This is how Ethereum works

Part one: theory before practice

The Ethereum blockchain is probably the most evolved yet complex blockchain system ever created. If you are not familiar with blockchain technology, and even less with Ethereum, feel free to read Ethereum how the internet will be in which I explain the capabilities of Ethereum and the benefits in the decentralised Internet of the future.

Despite the complexity of the protocol and the security mechanisms that have been designed so far (for some of them formal proofs have been provided too), a full Ethereum node is composed of three essential parts

  • the blockchain component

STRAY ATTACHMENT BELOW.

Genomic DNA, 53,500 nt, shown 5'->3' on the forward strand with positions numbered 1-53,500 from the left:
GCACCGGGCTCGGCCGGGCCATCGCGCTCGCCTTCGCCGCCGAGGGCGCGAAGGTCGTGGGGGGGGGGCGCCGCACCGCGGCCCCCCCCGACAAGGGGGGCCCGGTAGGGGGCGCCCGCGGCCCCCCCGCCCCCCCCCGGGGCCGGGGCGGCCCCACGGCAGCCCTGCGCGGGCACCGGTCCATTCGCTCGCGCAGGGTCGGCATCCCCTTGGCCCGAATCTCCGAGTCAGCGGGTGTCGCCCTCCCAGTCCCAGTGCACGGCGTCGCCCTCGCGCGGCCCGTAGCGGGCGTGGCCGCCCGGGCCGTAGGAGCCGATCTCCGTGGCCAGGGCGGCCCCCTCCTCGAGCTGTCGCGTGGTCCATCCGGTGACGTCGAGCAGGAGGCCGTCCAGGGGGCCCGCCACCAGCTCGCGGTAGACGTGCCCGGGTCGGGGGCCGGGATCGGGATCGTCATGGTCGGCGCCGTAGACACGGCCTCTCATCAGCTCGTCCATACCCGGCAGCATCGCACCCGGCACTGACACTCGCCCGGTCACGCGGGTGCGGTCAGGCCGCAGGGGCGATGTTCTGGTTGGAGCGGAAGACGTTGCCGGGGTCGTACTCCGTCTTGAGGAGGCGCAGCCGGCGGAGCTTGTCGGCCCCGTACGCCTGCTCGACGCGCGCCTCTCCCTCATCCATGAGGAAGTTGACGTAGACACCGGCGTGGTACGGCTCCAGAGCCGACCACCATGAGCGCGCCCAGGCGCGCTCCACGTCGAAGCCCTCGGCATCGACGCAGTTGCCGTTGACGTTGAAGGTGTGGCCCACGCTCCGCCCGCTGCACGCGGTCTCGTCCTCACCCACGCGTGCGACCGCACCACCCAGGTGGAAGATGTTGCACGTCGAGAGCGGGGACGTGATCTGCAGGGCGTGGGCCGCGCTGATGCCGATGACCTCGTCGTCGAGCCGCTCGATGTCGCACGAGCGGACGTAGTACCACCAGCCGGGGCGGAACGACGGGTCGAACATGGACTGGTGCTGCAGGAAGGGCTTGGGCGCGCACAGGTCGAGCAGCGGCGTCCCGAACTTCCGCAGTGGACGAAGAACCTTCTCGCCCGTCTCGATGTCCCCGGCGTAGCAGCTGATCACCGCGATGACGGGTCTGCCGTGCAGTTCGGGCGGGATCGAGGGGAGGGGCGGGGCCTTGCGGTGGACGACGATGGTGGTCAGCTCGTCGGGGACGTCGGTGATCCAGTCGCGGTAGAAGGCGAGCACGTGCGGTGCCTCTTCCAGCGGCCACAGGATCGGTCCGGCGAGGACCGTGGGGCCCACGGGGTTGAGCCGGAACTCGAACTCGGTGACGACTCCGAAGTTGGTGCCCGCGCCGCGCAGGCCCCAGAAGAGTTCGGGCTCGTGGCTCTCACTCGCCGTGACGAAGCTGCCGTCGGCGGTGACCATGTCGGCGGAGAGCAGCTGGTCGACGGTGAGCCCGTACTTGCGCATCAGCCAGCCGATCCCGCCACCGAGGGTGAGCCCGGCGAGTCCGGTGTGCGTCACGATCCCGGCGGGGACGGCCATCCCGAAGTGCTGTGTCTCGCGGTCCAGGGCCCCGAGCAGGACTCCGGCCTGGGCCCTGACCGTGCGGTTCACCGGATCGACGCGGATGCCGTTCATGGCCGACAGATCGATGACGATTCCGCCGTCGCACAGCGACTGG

• a peer-to-peer network and
  • the virtual machine

The blockchain component

A blockchain is nothing more than a series of blocks that are chained to each other in specific order and such that breaking any one block b will also break all its successors b+1, b+2,… b+n
In each block, a number of transactions is stored together with the hash of the previous block, and the proof-of-work of the current block. The proof-of-work is the result of an intensive computation that finds the first number (called nonce) that, together with the content of the block returns a certain hash. Such a hash usually starts with a number of 0s that increases according to a parameter called difficulty. The higher the difficulty the longer it takes to find a hash starting with a higher number of 0s.